What are the Defenses to a Wrongful Foreclosure?

There can be a whole set of defenses for a wrongful foreclosure as long as you file your case in time. And, let us assume we are following the time tested constraint that “Time is the essence” in all kinds of foreclosure litigation.

1. Truth in Lending Act (TILA) violations enabling rescission. This recisision period which is 3 days in Nevada, can be extended to 3 years in Nevada.

The bank or your lender supposed to provide the disclosure–of course all the disclosures, and if a single one is missing, then you are entitled to a rescission without a doubt.

2. Truth in Lending Act (TILA) violations enabling damages.

If you purchased the property with the loan or used the proceeds to refinance and proper disclosures were not given, then you may be entitled to money damages to offset the foreclosure.

3. Home Ownership and Equity Protection Act (HOEPA).
This is a very powerful federal law governing high cost refinance loans. If your loan is under $150,000 or the initial rate was above 8%, you should evaluate your loan for violations of this act. Violations here enable rescission and substantial money damages that can be in excess of the loan’s dollar amount.

4. Failure to Provide a Correct Notice of the Right to Rescind.

There is a specific notice that must be provided to refinance customers at closing. If this form is inaccurate or incorrect, the loan is rescindable up to three years after the closing date.

5. Breach of Contract. These are the same contractual remedies which are available in every business litigation.

6. Real Estate Settlement Procedures Act.

This federal law governs many types of disclosures that lenders must provide at the time of closing, in addition to prohibiting things like kickbacks and unearned fees.

7. Fair Debt Collection Practices Act.

This federal law requires servicers or lenders who obtain the mortgage after default follow specific protocol in attempting to collect on the debt. A failure to follow this law enables statutory damages and attorney’s fees.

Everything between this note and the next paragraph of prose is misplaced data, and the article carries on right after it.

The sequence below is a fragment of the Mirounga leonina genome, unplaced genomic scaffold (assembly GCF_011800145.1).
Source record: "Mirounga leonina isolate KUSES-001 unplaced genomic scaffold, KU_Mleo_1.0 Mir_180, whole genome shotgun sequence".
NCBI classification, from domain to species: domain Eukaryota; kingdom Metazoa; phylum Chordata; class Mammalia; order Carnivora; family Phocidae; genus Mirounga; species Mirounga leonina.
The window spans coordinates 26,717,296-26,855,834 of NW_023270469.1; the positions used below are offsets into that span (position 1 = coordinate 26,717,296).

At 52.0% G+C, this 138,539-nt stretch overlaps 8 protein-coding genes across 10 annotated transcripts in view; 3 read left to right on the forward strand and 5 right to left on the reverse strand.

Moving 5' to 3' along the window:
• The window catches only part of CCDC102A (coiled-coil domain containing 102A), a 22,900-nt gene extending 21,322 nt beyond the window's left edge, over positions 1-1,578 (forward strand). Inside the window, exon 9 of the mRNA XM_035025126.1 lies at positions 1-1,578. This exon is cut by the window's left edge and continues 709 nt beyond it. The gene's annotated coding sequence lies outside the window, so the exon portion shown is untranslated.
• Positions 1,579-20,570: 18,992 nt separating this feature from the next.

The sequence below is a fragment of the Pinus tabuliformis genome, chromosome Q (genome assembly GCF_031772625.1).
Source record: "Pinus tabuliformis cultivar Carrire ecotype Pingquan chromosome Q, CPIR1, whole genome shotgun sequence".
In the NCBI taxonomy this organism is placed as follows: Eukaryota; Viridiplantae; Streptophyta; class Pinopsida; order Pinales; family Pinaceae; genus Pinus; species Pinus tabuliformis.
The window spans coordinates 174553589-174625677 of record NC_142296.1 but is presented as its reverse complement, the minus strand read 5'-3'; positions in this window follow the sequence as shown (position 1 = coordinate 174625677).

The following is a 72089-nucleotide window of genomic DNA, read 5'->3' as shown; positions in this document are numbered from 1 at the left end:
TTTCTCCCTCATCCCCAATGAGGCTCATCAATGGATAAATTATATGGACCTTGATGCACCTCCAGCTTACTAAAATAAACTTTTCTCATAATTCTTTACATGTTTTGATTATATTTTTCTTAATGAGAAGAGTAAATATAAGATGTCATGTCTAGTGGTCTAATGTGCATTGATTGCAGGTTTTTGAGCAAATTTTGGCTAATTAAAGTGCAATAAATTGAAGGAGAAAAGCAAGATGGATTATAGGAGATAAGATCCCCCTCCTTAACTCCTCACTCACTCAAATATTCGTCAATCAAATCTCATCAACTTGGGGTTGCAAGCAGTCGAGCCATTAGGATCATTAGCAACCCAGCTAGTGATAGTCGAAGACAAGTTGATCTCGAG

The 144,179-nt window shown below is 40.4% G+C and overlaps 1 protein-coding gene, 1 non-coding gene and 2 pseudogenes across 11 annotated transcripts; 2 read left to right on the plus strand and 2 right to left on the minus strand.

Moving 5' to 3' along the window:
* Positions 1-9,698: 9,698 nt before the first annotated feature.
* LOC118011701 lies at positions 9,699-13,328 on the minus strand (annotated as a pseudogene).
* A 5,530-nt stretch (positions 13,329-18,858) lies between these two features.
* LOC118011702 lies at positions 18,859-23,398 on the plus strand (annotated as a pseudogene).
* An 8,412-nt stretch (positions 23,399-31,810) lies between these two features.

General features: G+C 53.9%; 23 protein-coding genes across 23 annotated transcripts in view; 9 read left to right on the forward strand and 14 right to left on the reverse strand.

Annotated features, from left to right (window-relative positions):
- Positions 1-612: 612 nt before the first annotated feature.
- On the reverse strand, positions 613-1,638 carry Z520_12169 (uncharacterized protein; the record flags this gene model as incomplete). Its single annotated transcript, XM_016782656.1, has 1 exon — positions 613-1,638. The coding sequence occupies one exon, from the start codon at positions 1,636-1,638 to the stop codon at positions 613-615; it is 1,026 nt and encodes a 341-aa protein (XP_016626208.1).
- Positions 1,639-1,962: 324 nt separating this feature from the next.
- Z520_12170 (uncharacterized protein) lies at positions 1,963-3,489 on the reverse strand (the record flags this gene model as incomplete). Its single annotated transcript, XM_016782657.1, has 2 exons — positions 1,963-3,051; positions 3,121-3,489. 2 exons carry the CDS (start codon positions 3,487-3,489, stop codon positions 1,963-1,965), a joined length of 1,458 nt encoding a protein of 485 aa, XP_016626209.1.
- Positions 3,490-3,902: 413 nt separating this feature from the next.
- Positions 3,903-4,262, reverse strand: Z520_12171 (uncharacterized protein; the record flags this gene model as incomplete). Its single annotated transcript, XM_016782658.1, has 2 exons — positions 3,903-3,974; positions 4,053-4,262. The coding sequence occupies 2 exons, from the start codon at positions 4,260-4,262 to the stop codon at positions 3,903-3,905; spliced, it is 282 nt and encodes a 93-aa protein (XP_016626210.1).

8. Fair Credit Reporting Act.

This federal law governs lenders ability to report information about the mortgage and requires the accurate reporting of negative information. Violations of this act also enables damages and attorney’s fees. Punitive damages might be available under this act.

9. Real party in interest.

This is a procedural defense to foreclosure that can be extremely effective at stopping the lender’s ability to foreclose. It essentially questions the ownership of the mortgage and questions whether the foreclosing party is, in fact, the holder of the mortgage and note.

10. Unconscionability.
This defense is focused on the events surrounding the creation and closing of the mortgage loan. A violation here gives the court great leeway in deciding whether the mortgage should be voided or changed.

11. Failure to state a claim upon which relief can be granted.
This general defense attacks the lender’s ability to foreclose and is can be used in conjunction with one of the other foreclosure defenses.

12. Failure to establish conditions precedent.

13. Failure to comply with FHA pre-foreclosure requirements.
FHA requires every lender to mail a booklet called “How to Avoid Foreclosure” and set up a face-to-face meeting with the borrower before foreclosing (in most cases). If the lender does not take these steps, then it cannot foreclose.

And finally, if there is a surrender of deed in lieu of foreclosure, you can use it as a collusive surrender in a bankruptcy court petition of Chapter 13. A surrender should only be negotiated if you don’t like the publicity of foreclosure and also if your lenders agrees with you not to report to the credit agencies of bad rating on your credit.


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